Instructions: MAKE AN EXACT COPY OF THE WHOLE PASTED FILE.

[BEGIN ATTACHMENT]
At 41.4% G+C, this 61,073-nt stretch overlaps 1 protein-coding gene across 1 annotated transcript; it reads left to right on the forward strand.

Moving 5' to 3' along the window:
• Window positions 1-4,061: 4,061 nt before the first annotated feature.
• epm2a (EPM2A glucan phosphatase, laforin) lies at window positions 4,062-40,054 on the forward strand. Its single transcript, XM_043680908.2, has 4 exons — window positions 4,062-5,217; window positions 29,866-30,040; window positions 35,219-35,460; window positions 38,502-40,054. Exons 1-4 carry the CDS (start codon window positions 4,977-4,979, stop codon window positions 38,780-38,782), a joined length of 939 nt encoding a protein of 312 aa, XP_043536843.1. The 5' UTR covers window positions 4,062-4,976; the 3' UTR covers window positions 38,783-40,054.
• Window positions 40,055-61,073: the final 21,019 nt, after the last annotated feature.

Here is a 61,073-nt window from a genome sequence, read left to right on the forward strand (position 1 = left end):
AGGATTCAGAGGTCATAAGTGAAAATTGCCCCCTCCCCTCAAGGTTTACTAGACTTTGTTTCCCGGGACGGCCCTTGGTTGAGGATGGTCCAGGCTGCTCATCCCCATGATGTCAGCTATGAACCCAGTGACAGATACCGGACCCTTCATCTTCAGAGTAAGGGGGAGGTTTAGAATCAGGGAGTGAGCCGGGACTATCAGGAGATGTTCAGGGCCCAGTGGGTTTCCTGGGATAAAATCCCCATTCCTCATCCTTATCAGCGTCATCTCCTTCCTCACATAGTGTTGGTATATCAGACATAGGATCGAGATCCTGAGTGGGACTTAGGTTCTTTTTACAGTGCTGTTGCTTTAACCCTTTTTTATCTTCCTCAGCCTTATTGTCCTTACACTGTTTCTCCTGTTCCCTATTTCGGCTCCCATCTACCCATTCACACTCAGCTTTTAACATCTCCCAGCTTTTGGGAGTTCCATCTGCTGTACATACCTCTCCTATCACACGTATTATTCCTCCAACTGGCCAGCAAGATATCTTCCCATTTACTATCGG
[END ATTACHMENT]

At 41.4% G+C, this 61,073-nt stretch overlaps 1 protein-coding gene across 1 annotated transcript; it reads left to right on the forward strand.

Moving 5' to 3' along the window:
• Window positions 1-4,061: 4,061 nt before the first annotated feature.
• epm2a (EPM2A glucan phosphatase, laforin) lies at window positions 4,062-40,054 on the forward strand. Its single transcript, XM_043680908.2, has 4 exons — window positions 4,062-5,217; window positions 29,866-30,040; window positions 35,219-35,460; window positions 38,502-40,054. Exons 1-4 carry the CDS (start codon window positions 4,977-4,979, stop codon window positions 38,780-38,782), a joined length of 939 nt encoding a protein of 312 aa, XP_043536843.1. The 5' UTR covers window positions 4,062-4,976; the 3' UTR covers window positions 38,783-40,054.
• Window positions 40,055-61,073: the final 21,019 nt, after the last annotated feature.

Here is a 61,073-nt window from a genome sequence, read left to right on the forward strand (position 1 = left end):
AGGATTCAGAGGTCATAAGTGAAAATTGCCCCCTCCCCTCAAGGTTTACTAGACTTTGTTTCCCGGGACGGCCCTTGGTTGAGGATGGTCCAGGCTGCTCATCCCCATGATGTCAGCTATGAACCCAGTGACAGATACCGGACCCTTCATCTTCAGAGTAAGGGGGAGGTTTAGAATCAGGGAGTGAGCCGGGACTATCAGGAGATGTTCAGGGCCCAGTGGGTTTCCTGGGATAAAATCCCCATTCCTCATCCTTATCAGCGTCATCTCCTTCCTCACATAGTGTTGGTATATCAGACATAGGATCGAGATCCTGAGTGGGACTTAGGTTCTTTTTACAGTGCTGTTGCTTTAACCCTTTTTTATCTTCCTCAGCCTTATTGTCCTTACACTGTTTCTCCTGTTCCCTATTTCGGCTCCCATCTACCCATTCACACTCAGCTTTTAACATCTCCCAGCTTTTGGGAGTTCCATCTGCTGTACATACCTCTCCTATCACACGTATTATTCCTCCAACTGGCCAGCAAGATATCTTCCCATTTACTATCGG